The exemplars and Rowena also have the ability to deliver deathblows, which are similarly based on a metered system. Unlike the meter system that determines attacks, this meter is filled when you land a blow against your opponent. And unlike the attack meter, this meter is shared. When you have a point saved up in your deathblow meter, you can unleash a special attack. Each exemplar has their own unique attack, and Rowena has magic that utilizes the special meter. Rowena also acts as support for the team and can throw down a heal which uses a point from the special meter.

Leveling in the game is quite unique as well. As you battle you will collect enhancements called Archeus. The better job you do in battle the more of these enhancements you can claim. You infuse these enhancements with the exemplars. You also level your exemplars by completing challenges, which will allow you to equip Masteries to your exemplars. For example, a Mastery that Alleister has is called One-Two, which will allow the party leader’s spell damage to increase to 25% after Alleister pulls an enemy. To equip this Mastery, you need to pull an enemy thirty times. It’s a unique way of challenging players to level their characters and gets you thinking about how you battle (instead of just button mashing). As you progress, you’ll find new exemplars to join your team, but you can only take three exemplars with you at a time which makes you think about how you want to play the game and what your playstyle is going to be.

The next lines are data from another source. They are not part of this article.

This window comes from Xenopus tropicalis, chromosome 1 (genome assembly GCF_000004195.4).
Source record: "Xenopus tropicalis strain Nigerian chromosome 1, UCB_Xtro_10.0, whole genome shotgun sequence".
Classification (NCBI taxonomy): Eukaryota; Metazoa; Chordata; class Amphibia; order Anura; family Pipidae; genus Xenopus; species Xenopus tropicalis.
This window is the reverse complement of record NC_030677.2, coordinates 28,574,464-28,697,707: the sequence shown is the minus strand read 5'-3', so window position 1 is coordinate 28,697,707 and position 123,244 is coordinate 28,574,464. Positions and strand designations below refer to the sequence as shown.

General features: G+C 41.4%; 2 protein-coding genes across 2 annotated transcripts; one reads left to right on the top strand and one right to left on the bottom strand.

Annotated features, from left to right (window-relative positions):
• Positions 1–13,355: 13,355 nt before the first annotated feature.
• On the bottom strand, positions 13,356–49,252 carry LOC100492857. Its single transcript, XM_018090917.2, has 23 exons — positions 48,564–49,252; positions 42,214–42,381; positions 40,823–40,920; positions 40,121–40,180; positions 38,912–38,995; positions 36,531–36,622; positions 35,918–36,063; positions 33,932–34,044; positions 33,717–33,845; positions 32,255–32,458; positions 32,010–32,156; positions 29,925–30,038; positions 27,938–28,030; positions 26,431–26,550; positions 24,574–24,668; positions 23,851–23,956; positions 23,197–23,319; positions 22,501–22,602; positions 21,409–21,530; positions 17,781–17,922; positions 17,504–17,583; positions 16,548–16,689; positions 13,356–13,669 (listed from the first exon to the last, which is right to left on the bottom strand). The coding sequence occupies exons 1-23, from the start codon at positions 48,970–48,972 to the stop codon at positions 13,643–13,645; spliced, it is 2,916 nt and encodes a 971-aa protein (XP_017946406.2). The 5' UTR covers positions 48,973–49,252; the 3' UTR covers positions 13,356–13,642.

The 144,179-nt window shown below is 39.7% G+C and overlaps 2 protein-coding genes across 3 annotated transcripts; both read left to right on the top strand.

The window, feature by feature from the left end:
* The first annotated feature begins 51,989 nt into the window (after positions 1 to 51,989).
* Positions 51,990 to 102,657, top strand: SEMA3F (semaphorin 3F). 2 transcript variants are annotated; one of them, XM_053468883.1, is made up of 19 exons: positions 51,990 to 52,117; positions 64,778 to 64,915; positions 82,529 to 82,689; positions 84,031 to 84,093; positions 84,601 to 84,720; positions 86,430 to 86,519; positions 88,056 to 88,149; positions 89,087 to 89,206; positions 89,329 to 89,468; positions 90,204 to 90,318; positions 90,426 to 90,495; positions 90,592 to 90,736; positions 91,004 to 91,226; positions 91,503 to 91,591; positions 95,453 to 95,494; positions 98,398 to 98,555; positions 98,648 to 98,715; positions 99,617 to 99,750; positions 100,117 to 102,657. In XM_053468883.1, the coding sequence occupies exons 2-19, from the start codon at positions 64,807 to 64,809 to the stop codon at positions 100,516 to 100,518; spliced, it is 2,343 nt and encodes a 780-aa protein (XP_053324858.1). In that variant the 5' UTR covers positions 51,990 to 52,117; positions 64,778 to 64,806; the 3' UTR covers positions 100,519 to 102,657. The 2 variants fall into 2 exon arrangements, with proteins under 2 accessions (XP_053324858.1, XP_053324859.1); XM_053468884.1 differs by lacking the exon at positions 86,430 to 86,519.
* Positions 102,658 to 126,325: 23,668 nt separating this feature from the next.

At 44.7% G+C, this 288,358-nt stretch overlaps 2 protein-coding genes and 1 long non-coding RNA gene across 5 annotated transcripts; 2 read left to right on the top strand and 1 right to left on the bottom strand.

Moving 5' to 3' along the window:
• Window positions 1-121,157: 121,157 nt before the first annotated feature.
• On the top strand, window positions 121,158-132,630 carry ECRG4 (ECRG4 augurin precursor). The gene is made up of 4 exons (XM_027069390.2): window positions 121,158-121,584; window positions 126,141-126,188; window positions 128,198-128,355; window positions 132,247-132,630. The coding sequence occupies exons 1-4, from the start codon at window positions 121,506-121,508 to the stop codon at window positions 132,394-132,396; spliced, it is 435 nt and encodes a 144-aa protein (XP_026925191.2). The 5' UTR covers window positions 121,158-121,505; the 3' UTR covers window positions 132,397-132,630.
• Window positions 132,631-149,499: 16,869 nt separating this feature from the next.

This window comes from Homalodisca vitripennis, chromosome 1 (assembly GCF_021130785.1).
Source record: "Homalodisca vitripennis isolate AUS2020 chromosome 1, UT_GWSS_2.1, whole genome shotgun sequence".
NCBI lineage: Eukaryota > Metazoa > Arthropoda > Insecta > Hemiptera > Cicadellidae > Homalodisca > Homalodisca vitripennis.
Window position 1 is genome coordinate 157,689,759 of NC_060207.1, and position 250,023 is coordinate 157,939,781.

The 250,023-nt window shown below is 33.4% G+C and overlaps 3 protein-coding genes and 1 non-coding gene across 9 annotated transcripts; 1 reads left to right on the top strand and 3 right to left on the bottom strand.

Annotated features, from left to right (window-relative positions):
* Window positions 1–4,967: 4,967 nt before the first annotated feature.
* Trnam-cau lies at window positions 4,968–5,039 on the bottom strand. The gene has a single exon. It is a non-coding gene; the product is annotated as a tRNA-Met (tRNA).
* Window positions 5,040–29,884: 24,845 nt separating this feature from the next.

As mentioned earlier, the other character that you control in this game is Lucien, a politician in the Welken Castle. As you progress through a level, Rowena may be presented with a fork in the road and needs Lucien to figure out which is the best route to take. This is done really well with a swipe cut scene, where Lucien’s scene comes in and you are given a short amount of time to question the other politicians in the castle to figure out which route Rowena should take. Once the timer is up, you must decide on a path for Rowena. If you don’t get the answers you need or don’t trust the answers you get, you have the ability to have Rowena take the advice of Lucien or she can select the other option available. It’s a unique way to incorporate branching in the game.